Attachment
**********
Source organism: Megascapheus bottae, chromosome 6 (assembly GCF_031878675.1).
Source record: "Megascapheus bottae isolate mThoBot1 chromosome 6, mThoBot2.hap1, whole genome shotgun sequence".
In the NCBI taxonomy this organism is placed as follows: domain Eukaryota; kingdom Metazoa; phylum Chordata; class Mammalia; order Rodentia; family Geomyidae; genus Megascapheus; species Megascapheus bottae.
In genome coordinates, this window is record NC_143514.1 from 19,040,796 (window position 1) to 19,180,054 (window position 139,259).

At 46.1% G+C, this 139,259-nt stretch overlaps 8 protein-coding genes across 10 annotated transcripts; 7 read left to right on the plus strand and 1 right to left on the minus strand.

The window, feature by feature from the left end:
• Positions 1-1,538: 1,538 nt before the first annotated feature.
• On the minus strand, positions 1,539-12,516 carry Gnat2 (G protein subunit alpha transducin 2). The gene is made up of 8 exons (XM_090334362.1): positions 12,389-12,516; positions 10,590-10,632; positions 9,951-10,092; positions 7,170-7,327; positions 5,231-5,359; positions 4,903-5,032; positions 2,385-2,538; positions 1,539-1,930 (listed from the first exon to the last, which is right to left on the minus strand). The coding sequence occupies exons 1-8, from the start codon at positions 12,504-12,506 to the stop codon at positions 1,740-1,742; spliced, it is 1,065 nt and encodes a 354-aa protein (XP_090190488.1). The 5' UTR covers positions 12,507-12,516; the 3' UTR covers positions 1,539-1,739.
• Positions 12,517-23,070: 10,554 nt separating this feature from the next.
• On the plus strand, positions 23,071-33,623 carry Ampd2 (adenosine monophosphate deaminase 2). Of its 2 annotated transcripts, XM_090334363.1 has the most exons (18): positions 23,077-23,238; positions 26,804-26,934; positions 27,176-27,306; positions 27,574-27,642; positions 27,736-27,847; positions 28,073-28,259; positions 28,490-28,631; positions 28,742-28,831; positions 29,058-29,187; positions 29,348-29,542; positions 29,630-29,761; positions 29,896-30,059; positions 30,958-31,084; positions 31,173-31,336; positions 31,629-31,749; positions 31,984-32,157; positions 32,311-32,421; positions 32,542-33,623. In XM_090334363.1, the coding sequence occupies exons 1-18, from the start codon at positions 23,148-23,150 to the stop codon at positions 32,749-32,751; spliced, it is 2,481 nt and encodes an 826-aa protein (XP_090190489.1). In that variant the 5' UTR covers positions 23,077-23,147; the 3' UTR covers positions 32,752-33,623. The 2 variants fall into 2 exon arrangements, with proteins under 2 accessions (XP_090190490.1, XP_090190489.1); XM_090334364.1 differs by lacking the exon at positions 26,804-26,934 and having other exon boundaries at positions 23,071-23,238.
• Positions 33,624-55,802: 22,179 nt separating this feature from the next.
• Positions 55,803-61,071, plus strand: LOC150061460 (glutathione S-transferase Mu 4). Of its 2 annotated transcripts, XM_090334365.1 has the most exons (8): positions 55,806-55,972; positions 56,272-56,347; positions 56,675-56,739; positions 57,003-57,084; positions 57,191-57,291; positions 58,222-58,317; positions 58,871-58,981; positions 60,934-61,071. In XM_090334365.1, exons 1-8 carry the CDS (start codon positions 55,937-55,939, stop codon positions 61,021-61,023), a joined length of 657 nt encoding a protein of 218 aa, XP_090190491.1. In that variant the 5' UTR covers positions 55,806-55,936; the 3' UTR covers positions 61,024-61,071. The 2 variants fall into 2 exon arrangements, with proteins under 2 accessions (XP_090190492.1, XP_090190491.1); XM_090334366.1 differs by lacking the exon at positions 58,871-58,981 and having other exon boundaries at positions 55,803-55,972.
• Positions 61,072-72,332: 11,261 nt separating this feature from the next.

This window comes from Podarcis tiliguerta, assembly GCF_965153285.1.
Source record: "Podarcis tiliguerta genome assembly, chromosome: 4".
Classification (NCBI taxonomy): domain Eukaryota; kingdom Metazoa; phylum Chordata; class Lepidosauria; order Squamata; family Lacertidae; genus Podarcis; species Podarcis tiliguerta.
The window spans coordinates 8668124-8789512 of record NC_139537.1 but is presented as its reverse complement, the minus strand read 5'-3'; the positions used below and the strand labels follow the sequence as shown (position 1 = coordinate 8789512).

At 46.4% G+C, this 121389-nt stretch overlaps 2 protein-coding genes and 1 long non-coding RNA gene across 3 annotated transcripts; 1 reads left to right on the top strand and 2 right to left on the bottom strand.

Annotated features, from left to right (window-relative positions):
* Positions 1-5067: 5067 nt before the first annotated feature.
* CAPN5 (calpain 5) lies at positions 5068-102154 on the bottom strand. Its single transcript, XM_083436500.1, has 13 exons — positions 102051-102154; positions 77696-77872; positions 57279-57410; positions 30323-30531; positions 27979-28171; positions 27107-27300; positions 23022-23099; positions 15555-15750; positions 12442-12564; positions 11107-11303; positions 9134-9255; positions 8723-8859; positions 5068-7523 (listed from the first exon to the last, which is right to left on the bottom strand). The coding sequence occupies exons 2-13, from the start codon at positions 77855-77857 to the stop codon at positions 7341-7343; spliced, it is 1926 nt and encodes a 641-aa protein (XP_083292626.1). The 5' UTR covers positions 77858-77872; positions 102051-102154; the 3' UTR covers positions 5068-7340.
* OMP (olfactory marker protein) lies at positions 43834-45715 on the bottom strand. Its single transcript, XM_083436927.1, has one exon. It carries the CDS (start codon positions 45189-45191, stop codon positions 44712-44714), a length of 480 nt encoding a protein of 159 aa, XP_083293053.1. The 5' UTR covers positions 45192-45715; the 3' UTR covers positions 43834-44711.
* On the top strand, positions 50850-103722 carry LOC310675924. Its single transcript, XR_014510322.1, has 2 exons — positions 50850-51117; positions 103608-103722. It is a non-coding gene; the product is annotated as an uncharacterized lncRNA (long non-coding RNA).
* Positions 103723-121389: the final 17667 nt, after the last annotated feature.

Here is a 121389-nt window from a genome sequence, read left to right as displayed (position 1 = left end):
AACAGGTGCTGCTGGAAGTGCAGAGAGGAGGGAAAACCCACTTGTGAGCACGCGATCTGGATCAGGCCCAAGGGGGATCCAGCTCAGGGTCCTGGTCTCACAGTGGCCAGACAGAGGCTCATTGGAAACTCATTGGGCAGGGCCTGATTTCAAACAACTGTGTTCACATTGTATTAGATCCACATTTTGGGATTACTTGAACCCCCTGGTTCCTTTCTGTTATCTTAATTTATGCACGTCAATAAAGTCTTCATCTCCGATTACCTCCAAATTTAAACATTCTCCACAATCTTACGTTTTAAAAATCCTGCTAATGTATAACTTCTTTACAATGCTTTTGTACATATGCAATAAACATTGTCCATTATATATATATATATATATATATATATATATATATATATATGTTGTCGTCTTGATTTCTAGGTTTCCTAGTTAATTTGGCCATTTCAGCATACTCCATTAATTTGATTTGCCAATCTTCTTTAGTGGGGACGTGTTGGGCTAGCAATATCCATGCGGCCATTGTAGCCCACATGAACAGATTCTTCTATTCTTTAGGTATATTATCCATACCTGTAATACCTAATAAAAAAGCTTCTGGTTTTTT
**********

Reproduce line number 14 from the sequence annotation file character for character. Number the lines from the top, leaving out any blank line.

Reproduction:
This window comes from Podarcis tiliguerta, assembly GCF_965153285.1.